China and Russia are also culprits. Within South America, China is playing chess and Russia is playing checkers. Their combined multifaceted actions are destabilizing the region, empowering authoritarianism, and undercutting democratic principles.
Last year, Microsoft reported that a PRC-based hacking group called NICKEL conducted cyberattacks against 29 countries, seven of them in South America.
PRC-linked organizations have established space facilities in South America. They can use these restricted access facilities for military dual use, or to potentially access sensitive information about South American and U.S. citizens.
Russia is also trying to manipulate populations through disinformation campaigns and malign cyber activity. Russia continues to support authoritarian regimes in Venezuela, Cuba, and Nicaragua.
All these cross-cutting security problems are too complex for one nation to handle on its own. We MUST work together—like a well-trained soccer team—actively communicating with each other and playing our respective positions in a harmonious, highly effective manner.
My boss, Secretary of Defense Lloyd Austin uses the term Integrated Deterrence. It means bringing partners together and using all available tools to collectively counter threats and systematically address difficult security problems.
Integrated deterrence is not military centric; instead, it deliberately blends the vast capabilities and specialties that reside across military and non-military government agencies, allies and partners, the private sector, academic institutions, and non-governmental organizations.
This is why SOUTHDEC is so important. In many regards, SOUTHDEC is the physical manifestation of integrated deterrence.
It enables likeminded democratic partners to synchronize, share best practices, lessons learned, and enhance interoperability. I look forward to us reviewing the progress we’ve made from last year’s SOUTHDEC and, discussing Environmental Security and Gray Zone Warfare.
I am also excited about meeting with each one of you, while we explore how to deepen the strength and effectiveness of our bilateral and multilateral partnerships. More specifically, how do we holistically assess, and cohesively address, the two overarching security problems: environmental security and gray zone conflict.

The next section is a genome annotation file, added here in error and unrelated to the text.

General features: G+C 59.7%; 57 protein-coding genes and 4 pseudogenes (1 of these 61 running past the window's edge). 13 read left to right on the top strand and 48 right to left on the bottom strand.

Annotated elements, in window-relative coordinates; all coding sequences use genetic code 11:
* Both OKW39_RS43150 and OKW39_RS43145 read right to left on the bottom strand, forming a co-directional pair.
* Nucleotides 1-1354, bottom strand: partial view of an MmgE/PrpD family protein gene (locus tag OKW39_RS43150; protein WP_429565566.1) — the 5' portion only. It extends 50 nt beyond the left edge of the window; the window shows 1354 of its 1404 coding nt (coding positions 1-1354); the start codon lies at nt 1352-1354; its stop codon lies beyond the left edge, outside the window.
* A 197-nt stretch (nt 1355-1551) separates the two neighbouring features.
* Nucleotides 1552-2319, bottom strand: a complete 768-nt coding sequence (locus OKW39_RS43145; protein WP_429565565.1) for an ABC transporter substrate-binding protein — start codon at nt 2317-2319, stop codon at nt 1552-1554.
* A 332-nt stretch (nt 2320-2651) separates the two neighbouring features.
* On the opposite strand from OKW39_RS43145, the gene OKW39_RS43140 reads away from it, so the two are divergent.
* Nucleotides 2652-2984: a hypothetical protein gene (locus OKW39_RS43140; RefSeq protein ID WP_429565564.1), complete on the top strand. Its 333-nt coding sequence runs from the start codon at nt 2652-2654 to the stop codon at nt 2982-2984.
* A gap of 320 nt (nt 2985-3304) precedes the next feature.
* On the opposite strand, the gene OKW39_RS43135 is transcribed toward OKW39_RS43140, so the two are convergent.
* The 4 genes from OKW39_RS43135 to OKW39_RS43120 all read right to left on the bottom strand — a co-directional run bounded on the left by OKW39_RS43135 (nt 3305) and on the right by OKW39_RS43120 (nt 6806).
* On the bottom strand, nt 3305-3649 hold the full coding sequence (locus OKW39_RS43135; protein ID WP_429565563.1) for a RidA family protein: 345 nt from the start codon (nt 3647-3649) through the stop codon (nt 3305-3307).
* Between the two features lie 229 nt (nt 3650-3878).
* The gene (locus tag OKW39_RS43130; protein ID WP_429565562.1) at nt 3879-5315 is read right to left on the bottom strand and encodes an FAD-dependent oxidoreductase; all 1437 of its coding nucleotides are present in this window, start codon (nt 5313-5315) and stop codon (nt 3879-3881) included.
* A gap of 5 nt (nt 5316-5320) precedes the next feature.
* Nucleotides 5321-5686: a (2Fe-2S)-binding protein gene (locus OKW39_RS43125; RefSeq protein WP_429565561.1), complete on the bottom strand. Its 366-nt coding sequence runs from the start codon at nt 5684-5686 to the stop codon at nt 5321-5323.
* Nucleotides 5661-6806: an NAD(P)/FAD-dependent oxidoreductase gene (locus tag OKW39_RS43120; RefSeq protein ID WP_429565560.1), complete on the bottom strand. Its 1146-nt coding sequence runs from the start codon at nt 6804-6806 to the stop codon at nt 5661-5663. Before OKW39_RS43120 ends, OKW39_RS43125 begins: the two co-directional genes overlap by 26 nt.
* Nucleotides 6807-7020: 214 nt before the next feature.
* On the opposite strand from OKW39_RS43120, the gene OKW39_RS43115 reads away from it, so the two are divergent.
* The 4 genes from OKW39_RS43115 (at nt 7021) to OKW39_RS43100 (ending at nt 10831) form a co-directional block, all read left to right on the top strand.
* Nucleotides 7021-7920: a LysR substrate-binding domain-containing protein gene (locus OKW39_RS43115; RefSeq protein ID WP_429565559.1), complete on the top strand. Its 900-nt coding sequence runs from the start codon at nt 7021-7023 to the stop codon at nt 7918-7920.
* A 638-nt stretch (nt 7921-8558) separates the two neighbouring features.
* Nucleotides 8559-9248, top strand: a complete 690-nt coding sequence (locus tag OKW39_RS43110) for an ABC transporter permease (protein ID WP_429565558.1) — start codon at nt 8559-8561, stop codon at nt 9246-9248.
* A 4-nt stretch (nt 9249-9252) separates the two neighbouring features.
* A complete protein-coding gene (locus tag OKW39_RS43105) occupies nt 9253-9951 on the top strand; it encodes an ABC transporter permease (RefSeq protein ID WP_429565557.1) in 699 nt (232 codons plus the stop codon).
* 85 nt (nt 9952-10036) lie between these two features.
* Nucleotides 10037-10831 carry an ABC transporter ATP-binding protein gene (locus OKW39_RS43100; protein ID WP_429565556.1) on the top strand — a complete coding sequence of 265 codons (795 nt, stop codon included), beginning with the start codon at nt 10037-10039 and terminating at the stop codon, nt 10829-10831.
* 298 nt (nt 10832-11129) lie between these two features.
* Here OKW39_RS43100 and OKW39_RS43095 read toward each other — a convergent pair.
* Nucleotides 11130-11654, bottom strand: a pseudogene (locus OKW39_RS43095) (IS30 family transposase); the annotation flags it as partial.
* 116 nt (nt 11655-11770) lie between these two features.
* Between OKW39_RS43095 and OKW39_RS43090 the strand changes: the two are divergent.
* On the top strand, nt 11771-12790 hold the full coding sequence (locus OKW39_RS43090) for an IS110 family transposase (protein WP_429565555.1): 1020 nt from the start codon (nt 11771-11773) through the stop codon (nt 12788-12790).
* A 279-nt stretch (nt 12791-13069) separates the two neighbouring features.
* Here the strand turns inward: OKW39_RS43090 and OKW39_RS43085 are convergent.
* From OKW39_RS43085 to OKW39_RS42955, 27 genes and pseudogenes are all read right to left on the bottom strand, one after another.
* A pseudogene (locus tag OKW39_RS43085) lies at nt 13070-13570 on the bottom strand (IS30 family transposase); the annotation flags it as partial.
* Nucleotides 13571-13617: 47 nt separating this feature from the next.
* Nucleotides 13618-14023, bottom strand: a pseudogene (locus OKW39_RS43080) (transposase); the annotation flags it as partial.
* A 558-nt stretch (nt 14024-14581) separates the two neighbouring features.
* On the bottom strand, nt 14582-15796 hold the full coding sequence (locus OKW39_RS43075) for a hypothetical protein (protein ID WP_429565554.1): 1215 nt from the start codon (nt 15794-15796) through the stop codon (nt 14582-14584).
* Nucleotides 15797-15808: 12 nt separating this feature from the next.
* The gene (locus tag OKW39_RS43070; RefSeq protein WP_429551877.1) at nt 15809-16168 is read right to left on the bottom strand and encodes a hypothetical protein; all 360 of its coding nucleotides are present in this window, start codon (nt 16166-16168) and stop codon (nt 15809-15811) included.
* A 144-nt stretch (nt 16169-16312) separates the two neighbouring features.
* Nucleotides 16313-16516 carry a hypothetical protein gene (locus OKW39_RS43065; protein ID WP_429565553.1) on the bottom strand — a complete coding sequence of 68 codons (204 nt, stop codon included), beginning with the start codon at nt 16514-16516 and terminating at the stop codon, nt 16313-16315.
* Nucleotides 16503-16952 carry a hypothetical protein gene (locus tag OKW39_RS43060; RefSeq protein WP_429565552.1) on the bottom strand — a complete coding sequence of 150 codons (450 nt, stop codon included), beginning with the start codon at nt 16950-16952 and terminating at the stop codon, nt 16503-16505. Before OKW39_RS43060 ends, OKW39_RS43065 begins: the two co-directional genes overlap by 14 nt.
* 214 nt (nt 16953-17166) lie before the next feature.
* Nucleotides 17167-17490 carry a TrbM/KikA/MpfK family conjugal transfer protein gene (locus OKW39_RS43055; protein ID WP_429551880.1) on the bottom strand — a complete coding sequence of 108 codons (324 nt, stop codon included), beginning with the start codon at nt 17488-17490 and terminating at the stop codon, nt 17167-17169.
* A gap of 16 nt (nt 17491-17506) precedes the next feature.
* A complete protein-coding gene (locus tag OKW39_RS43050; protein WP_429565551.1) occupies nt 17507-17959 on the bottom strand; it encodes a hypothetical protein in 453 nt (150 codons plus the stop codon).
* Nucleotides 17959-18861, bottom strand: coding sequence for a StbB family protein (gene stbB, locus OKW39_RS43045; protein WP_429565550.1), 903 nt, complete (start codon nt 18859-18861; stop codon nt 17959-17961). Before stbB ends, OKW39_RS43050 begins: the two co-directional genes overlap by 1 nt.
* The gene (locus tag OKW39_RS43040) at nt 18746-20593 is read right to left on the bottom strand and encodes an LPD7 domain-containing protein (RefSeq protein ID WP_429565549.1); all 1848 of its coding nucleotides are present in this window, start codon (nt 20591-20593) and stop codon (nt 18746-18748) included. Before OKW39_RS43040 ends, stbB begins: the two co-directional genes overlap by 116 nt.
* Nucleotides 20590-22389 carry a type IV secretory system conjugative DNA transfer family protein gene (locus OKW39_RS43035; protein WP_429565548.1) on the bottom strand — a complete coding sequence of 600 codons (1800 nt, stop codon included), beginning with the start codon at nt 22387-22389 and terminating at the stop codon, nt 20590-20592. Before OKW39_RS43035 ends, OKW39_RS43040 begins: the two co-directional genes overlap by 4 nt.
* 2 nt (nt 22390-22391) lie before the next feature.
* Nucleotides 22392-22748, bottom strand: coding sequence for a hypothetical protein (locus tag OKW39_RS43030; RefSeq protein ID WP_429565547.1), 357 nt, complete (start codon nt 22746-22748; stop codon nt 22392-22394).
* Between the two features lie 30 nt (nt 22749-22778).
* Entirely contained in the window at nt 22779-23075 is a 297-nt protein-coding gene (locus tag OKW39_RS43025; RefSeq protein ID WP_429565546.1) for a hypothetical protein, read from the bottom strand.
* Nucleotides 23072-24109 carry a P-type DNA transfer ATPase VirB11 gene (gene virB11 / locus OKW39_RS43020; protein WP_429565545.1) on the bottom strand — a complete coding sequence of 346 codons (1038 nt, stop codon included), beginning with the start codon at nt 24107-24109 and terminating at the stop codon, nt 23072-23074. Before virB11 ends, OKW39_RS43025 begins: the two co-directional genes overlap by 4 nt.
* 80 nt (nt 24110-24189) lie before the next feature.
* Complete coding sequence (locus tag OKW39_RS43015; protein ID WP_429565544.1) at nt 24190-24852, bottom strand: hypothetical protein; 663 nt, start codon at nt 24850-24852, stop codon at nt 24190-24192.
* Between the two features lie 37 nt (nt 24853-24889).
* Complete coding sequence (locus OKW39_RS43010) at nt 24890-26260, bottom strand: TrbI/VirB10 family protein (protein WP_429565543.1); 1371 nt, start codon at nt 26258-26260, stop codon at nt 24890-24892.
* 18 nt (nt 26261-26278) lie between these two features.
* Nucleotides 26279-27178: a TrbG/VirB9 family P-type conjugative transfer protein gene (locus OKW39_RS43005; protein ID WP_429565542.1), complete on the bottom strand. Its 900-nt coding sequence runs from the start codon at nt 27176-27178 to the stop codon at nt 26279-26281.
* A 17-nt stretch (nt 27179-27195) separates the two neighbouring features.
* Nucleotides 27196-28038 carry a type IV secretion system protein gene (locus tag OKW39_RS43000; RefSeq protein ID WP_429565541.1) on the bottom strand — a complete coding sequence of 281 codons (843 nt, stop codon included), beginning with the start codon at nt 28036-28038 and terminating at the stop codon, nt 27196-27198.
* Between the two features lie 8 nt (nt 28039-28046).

With regards to Environmental Security, how can we amplify our security cooperation to stop TCOs from illegal logging, mining, and deforestation? How do we dramatically reduce large scale, illegal commercial fishing?
How can we leverage the U.S. Army Corps of Engineers—on environmental projects?
USACE is already planning and working on projects with numerous regional countries. They are working with Ecuador to refurbish a major hospital and mitigate environmental damage from a China-funded dam.
USACE is also working with Peru on an Emergency Operations Center; with Brazil on watershed development; and with Argentina, Brazil, Bolivia, Paraguay, and Uruguay on a water resources database for the La Plata River Basin.
To counter illegal, unregulated, and unreported fishing, how can we strengthen cooperation on protecting maritime territory? A great example of required cooperation is the Eastern Tropical Pacific Marine Corridor (CMAR) Initiative, formed and ratified by Colombia, Ecuador, Costa Rica, and Panama in 2004.
These four countries highlighted the value and utility of CMAR during the United Nations Climate Summit in Glasgow, Scotland, last fall.
CMAR links several existing marine protected areas and creates an uninterrupted, sustainably managed biological corridor spanning more than 500,000 square kilometers. During the Summit of the Americas in June 2022, the U.S. Government signed a memorandum of understanding with the CMAR countries to solidify our cooperation on this important environmental initiative.
To counter Gray Zone activities, how can we work together with U.S. Cyber Command, the U.S. National Guard, the Inter-American Space Agency, and other regional agencies? How do we energize the creativity that resides in academic institutions and commercial business enterprises?
During last year’s SOUTHDEC, we discussed bringing in the commercial sector to enhance information and satellite intelligence sharing. We also explored
leveraging the Inter-American Defense Board and the Perry Center to counter disinformation campaigns and malign cyber activity.
How do we continue to build up our collective security, commerce, and research capabilities in space—a rapidly evolving and crucial domain?
Our shared security challenges require full utilization of all available talent that resides in our respective populations. This is why Women, Peace, and Security must be a core value, ensuring ALL talented people have equal access to opportunities, and can actively contribute to the safety of our citizens and region.
Harnessing and focusing on these fundamental areas of cooperation embody what true partnerships looks like among fellow democracies.
The Western Hemisphere is where our families live; it is our shared neighborhood. Good neighbors protect each other, encourage each other, help each other succeed, and lift each other up.
As we build shared understanding, combine resources, and solve mutual problems, there are no strings attached. No fine print. We do it because that’s what good neighbors do.
We do it because we are always stronger, more creative, and more effective when thinking and working together as a Team.
Partnership is how we strengthen our democracies and preserve our national sovereignty from increasingly capable adversaries and large-scale natural disasters.
It is how we ensure the flame of freedom continues to burn bright in this hemisphere—our shared home—today, tomorrow, and always.
Thank you for being here and your willingness to work as a Team to counter these threats!